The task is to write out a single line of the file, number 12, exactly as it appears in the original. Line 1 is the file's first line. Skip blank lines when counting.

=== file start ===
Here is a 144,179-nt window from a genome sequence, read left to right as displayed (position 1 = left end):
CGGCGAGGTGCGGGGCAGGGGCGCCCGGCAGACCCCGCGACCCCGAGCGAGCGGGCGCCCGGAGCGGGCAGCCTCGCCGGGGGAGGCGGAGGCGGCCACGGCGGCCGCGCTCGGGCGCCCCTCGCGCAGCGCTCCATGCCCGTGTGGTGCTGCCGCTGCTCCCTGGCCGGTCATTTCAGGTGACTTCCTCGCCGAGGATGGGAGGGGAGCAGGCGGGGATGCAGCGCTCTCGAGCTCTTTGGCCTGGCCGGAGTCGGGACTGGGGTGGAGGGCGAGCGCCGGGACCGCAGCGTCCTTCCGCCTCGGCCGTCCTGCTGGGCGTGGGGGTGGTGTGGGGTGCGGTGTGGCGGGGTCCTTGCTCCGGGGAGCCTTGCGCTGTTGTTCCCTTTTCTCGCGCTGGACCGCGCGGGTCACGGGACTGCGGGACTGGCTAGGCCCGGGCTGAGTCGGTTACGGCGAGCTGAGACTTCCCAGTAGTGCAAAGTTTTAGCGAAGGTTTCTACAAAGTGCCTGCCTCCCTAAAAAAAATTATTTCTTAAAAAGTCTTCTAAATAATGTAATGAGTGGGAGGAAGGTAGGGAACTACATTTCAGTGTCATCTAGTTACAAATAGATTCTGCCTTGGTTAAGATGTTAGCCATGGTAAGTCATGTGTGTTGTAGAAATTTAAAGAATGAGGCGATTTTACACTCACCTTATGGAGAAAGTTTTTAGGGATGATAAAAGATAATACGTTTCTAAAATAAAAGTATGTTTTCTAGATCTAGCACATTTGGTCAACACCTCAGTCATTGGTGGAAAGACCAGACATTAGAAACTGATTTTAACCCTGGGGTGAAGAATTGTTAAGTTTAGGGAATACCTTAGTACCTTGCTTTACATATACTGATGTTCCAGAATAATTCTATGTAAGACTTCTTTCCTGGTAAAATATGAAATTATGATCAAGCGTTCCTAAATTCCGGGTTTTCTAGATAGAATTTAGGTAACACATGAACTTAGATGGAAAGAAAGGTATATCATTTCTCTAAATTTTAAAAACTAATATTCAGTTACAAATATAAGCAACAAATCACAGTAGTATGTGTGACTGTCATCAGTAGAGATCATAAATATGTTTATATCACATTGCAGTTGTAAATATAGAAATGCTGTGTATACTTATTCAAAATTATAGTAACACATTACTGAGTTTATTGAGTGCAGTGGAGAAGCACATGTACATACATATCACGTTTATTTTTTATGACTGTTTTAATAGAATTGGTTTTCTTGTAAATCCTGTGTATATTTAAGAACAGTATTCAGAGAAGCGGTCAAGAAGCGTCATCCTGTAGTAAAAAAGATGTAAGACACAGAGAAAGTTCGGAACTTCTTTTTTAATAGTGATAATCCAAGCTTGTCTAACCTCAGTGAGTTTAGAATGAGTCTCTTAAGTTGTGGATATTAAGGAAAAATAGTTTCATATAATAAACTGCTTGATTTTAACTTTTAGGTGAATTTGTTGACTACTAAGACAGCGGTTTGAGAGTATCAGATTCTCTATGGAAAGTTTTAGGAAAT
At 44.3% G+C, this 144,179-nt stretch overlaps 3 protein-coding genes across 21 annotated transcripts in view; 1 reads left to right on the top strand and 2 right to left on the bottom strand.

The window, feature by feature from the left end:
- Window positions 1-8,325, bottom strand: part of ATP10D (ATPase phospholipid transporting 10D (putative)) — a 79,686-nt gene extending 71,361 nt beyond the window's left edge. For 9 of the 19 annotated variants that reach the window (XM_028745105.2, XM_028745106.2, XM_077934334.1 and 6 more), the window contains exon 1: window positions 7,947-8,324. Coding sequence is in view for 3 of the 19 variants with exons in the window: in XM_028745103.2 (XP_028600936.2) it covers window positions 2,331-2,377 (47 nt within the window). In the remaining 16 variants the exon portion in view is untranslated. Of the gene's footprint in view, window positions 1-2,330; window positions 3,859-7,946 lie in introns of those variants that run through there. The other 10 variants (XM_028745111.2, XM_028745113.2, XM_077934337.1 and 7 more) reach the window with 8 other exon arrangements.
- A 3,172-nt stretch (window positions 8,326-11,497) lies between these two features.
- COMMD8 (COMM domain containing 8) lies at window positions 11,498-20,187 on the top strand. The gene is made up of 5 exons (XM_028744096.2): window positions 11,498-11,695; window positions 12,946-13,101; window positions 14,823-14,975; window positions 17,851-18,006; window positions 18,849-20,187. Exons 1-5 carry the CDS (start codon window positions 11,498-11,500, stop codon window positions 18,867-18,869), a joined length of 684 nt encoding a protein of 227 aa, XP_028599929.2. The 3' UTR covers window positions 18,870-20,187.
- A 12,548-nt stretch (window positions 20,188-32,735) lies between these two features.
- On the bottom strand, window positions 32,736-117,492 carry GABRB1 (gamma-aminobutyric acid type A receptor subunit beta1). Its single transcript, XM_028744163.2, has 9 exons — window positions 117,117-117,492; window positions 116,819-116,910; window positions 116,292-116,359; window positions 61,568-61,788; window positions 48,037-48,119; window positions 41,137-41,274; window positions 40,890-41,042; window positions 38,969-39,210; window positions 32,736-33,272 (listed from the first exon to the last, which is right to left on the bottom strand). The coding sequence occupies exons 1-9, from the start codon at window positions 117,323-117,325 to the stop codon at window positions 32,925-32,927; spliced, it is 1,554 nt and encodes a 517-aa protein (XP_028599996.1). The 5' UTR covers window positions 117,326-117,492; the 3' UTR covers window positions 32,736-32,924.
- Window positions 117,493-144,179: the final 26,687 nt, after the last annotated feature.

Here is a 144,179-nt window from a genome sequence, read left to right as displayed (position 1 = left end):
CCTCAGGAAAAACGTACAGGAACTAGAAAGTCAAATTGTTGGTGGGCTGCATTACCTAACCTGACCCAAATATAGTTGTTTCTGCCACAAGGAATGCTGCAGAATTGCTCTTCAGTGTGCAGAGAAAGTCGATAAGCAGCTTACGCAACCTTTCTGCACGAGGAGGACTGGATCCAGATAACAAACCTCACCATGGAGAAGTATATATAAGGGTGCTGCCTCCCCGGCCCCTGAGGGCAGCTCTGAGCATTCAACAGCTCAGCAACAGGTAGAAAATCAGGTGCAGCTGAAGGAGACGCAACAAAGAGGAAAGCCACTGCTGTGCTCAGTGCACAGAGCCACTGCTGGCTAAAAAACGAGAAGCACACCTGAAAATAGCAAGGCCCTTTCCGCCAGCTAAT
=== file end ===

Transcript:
CCTCAGGAAAAACGTACAGGAACTAGAAAGTCAAATTGTTGGTGGGCTGCATTACCTAACCTGACCCAAATATAGTTGTTTCTGCCACAAGGAATGCTGCAGAATTGCTCTTCAGTGTGCAGAGAAAGTCGATAAGCAGCTTACGCAACCTTTCTGCACGAGGAGGACTGGATCCAGATAACAAACCTCACCATGGAGAAGTATATATAAGGGTGCTGCCTCCCCGGCCCCTGAGGGCAGCTCTGAGCATTCAACAGCTCAGCAACAGGTAGAAAATCAGGTGCAGCTGAAGGAGACGCAACAAAGAGGAAAGCCACTGCTGTGCTCAGTGCACAGAGCCACTGCTGGCTAAAAAACGAGAAGCACACCTGAAAATAGCAAGGCCCTTTCCGCCAGCTAAT